The festival continues to be a progressive voice through bold choices in programming as there are a number films featuring LGBT characters as seen in titles in the special programmes dedicated to Hong Kong and Taiwan and the large selection of films from the Philippines. Samantha Lee, a rising star on the international festival circuit brings a fun romance between two girls in a rural Filippino town in Billie and Emma while Hong Kong director Maisy Goosy Suen dives into the issue of transgenderism in A Woman is a Woman, a film that portrays two people, one at the start of their journey and the other mid-way through theirs, and the reactions from the local HK community. Still Human is a funny and sentimental film by Oliver Siu Kuen Chan which features an award-winning performance from veteran actor Anthony Wong as a disabled man who makes a connection with his Filipino domestic worker that has reportedly had audiences in tears and laughter at screenings in Hong Kong.

One of the big highlights will be seeing the Osaka Asia Star Award and Talk which has been bestowed on Taiwanese actor Roy Chiu who gives a comedic and layered performance in the colourful dramedy Dear Ex where he breaks his clean-cut image to play a husband stealing theatre director who turns out to be a goodhearted person. Roy Chiu will be in town to collect the award and talk about his career.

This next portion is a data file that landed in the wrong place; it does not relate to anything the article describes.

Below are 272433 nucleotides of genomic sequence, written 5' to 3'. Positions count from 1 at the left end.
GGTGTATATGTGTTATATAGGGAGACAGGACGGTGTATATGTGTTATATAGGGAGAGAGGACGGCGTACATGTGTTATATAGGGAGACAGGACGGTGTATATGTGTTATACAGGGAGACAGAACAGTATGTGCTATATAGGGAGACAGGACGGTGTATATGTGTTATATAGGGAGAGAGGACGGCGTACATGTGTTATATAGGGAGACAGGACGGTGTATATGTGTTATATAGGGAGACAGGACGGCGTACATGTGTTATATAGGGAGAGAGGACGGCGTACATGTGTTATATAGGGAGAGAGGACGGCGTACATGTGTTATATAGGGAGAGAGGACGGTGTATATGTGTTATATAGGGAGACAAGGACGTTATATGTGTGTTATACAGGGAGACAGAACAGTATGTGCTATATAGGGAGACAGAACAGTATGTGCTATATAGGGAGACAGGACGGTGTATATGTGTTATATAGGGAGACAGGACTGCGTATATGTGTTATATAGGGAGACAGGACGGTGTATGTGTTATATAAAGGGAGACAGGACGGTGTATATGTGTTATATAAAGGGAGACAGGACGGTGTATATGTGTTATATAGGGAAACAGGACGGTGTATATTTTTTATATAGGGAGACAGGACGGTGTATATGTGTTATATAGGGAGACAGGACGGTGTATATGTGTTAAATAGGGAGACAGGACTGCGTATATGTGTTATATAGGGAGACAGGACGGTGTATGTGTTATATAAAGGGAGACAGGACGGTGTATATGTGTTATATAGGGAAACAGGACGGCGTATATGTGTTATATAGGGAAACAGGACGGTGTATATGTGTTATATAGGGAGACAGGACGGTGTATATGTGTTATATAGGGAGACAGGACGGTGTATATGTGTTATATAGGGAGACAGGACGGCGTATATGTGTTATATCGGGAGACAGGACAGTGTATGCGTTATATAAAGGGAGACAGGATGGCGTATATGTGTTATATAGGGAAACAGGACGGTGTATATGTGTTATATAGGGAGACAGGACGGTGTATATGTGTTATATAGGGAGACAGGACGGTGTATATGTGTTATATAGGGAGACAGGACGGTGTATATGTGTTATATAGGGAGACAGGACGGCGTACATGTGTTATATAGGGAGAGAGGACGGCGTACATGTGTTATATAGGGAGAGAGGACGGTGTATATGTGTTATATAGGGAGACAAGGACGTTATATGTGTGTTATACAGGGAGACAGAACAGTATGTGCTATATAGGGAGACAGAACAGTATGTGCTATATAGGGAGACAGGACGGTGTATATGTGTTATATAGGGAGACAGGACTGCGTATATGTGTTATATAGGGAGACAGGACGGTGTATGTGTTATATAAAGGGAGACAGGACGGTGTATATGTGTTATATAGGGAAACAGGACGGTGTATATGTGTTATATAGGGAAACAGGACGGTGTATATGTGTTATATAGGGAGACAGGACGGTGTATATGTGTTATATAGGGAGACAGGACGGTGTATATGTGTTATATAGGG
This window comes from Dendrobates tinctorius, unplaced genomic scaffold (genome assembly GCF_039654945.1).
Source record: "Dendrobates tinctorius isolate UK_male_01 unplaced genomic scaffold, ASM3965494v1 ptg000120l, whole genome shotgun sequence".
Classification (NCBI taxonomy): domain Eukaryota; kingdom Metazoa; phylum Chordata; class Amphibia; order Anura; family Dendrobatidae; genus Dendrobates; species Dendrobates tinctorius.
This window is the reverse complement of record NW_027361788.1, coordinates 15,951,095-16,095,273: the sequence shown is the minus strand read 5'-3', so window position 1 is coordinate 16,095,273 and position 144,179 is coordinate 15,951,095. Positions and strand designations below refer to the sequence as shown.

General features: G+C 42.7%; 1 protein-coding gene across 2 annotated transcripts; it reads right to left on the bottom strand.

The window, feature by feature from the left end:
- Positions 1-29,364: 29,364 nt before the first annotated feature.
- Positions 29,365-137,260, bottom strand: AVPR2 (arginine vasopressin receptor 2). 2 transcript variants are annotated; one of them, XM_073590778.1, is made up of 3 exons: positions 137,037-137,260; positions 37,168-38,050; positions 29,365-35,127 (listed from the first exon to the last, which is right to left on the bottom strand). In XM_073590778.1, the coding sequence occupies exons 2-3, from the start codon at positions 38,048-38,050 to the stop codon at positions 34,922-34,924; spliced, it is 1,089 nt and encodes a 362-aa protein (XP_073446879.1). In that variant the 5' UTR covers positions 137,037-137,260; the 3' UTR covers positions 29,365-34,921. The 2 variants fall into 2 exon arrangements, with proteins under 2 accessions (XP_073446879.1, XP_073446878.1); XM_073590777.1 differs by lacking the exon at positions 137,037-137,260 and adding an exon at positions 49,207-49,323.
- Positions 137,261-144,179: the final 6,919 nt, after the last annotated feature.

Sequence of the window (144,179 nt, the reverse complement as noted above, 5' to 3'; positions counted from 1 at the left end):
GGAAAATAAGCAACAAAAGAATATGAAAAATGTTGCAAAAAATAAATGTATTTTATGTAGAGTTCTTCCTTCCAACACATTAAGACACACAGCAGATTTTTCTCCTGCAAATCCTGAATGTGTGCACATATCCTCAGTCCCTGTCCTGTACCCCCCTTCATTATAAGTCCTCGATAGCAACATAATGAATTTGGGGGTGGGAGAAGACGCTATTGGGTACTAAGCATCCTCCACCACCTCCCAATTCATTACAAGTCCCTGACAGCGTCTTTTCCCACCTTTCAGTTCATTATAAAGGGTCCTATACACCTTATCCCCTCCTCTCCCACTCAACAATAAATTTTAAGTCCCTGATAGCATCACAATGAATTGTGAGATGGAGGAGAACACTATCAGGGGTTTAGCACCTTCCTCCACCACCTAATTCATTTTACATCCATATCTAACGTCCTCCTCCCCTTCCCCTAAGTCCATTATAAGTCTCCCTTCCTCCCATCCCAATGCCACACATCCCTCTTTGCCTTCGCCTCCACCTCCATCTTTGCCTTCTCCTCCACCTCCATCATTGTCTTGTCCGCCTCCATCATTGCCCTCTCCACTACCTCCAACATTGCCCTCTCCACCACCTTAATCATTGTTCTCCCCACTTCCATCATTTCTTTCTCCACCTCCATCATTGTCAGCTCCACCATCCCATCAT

Local film production is well-represented in Special Screenings as well as the Indie Forum and Housen Cultural Foundation sections where new talents have been giving a platform to show new directions in Japanese cinema alongside more established names. Hitoshi Yazaki brings a remastered edition of his well-regarded debut film Afternoon Breezes where a one-sided lesbian love affair unfolds between two roommates. Nunchaku and Soul brings Akiyoshi Koba’s brand of small town gentle comedy to the screen when a nunchaku nerd and a soul brother enter a dance contest while Bilal Kawazoe looks at the mixed-race experience in Japan with his film Whole.

OAFF 2019 will then close with the awards ceremony where it is revealed who the judges and film fans have selected to win accolades including OAFF’s Grand Prix award, the Audience Award and the Japan Cuts Award which is given by the organizers of JAPAN CUTS: Festival of New Japanese Film to a film in the Indie Forum section. That film will then be screened in New York at Japan Cuts.

The final film of the festival will be the Japanese premiere of the smash hit Vietnamese comedy Daddy Issues which stars the king of Vietnamese comedy Thái Hoà. Directed by Japanese filmmaker, Ken Ochiai, it’s a funny body-swap story wherein a lackadaisical father and a high-achieving daughter experience life in each other’s shoes and learn to grow together.

Nearly all of the films are presented in their original languages and will have English and Japanese subtitles, and there will be guests attending many of the screenings. The festival’s continued efforts at making films accessible to a wide audience makes it one of the best opportunities to see the cinematic output of Asia in the world.

The full programme, with descriptions of all movies in both Japanese and English plus details of guests, is available at the festival website.